A Dance Review by Subhadra Vardharaj
Symphony Space, New York – April 06, 2019 – Most of us live our mundane daily lives, caught in the everyday rituals of life’s never-ending chores. But then, very rarely, there comes along a day, that will truly jolt you to the core, will transport you in time and space to a different dimension, and will make you discover the joy of an exceptional performing art. I experienced one such day in April, at Symphony Space in New York.
I attended a Bharatanatyam dance performance by Bala Devi Chandrashekar, based on research and guidance by scholar Dr TN Ramachandran and historian Dr Kodavayil Balasubramanian.
The production embellishes the link between the magnificent physical form of the Brihadeesvara temple, in the southern Indian city of Thanjavur, and the universal supreme omnipresence of Ishwara through the Devaradiyal’s ordained unique mystique and intrinsic understanding of the esoteric connection of the form to formless. This exquisite production takes the audience on a journey into the life and mind of a Devaradiyal, who as the name means, is “one who has surrendered herself at the feet of the Lord.”
She has dedicated her life to the eternal service of the Lord, and leads the purest of pure lives. The first act begins with Bala in a resplendent white attire, transformed as Devaradiyal, who radiates beauty from head to toe, with tresses like dark clouds and glistening ornaments adorning her hair and forehead. Her face reflects the awe at the spellbinding beauty of the temple edifice, built by Raja Chozhan, and her inner spirit, resonating with the spiritual fervor of that hallowed temple.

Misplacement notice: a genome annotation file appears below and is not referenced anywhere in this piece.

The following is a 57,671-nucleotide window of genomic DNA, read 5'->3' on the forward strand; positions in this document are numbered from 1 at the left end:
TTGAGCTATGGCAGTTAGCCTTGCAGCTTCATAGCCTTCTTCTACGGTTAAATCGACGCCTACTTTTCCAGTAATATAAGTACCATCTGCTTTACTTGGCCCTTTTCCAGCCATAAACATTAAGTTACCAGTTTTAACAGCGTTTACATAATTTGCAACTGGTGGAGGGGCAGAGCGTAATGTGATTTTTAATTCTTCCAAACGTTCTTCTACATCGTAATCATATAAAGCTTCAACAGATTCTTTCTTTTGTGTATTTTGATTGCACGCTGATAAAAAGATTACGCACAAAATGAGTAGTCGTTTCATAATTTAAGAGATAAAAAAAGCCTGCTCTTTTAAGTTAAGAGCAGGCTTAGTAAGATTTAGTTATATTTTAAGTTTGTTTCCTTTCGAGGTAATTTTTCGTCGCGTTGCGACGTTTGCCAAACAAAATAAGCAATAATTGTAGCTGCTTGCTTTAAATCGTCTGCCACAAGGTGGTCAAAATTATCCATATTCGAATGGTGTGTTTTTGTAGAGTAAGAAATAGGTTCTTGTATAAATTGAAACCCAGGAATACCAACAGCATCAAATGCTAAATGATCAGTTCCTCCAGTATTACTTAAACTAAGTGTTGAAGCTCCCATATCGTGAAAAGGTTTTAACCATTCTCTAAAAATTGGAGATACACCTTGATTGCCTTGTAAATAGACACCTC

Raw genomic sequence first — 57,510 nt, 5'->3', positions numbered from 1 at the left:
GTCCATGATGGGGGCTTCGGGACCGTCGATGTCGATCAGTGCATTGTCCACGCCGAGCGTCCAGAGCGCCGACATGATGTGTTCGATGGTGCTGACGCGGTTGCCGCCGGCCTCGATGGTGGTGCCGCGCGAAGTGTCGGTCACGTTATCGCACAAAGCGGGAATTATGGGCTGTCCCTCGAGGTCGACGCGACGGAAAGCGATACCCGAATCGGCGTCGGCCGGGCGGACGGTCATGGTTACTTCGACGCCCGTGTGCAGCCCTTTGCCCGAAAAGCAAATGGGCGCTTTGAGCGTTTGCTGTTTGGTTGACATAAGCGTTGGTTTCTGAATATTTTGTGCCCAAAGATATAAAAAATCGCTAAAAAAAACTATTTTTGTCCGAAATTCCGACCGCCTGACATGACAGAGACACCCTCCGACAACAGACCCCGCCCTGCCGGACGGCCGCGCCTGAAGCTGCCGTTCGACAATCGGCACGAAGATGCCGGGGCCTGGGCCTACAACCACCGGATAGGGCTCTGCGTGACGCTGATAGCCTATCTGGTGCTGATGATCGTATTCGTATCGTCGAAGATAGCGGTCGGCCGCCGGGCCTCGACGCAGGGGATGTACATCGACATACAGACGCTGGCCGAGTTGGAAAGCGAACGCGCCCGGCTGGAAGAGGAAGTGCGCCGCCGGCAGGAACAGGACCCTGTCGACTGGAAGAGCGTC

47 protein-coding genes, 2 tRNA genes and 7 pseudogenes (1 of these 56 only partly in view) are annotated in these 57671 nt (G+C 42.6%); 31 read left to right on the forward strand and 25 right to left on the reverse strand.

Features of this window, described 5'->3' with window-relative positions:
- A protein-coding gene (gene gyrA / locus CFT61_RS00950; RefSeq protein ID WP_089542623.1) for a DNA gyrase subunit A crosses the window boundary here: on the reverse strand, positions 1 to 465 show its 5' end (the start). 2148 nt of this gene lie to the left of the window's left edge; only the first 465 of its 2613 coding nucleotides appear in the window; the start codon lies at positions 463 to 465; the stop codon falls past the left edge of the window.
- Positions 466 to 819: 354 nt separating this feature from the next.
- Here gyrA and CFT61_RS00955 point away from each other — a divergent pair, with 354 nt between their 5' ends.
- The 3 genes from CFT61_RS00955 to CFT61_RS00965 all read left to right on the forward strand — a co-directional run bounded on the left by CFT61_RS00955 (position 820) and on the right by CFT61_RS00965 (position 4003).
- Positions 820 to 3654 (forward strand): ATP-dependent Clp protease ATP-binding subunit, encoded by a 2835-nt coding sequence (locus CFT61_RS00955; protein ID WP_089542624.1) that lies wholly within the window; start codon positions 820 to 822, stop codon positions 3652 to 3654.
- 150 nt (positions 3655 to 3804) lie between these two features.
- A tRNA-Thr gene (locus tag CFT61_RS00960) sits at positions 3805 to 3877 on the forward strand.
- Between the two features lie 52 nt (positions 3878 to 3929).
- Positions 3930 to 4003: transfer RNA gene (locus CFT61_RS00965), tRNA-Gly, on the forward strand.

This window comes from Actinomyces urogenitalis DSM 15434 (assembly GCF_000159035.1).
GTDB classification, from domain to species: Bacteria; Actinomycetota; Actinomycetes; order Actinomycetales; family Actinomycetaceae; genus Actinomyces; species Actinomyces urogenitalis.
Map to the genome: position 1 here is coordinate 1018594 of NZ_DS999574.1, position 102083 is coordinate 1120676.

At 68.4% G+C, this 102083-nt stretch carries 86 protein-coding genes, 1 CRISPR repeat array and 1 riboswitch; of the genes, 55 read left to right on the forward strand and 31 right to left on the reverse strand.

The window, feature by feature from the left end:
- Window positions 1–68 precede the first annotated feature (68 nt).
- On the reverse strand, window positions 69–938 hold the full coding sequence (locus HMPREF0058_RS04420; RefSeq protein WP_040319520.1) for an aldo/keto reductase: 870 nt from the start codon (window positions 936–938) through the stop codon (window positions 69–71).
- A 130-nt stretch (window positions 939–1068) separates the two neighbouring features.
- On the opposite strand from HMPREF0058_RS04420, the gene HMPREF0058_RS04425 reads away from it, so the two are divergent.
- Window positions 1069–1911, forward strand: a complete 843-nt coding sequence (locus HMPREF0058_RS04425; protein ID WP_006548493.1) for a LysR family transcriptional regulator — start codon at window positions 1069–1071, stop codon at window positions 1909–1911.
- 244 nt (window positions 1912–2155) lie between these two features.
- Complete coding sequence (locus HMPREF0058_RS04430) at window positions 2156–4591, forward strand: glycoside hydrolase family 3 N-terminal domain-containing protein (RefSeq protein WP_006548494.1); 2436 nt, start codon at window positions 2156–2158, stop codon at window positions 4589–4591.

And there I was, journeying through time and space, along with Bala, to the era of the great Chozha kings. Bala captures your imagination accentuating the architecture of the temple while weaving a connection between the physical, literary, spiritual and metaphysical significance of each of them.
In the second and third acts, I felt myself further drawn into the spiritual journey, walking alongside the Devaradiyal as she renders her everyday services to the temple. The lyrics and the beauty of Thevaram, surround the audience and immerse us in the aura as experienced by the Devaradiyal, as she perceives the Lord in the form of a lingam – a cosmic image of the Lord with no beginning or end. Bala’s intense research on both the religious and historical aspects of the temple and Saivaite philosophy, accentuates the beauty of the choreography.
The final act is a masterpiece, where Bala as Devaradiyal depicts the realization and comprehension that comes to her, when she fully absorbs the form to formless state of the Lord. Bala’s portrayal of the Devaradiyal’s untarnished celestial love of the Lord, the boon that is hers, nithyasumangali, to be eternally married to the Lord, and the ultimate unification of her individual soul with the supreme energy is breathtaking. As the act ends, I felt jolted back to the present, surprised to find myself standing and clapping, a dissonance, after experiencing a first person account of a different place and time.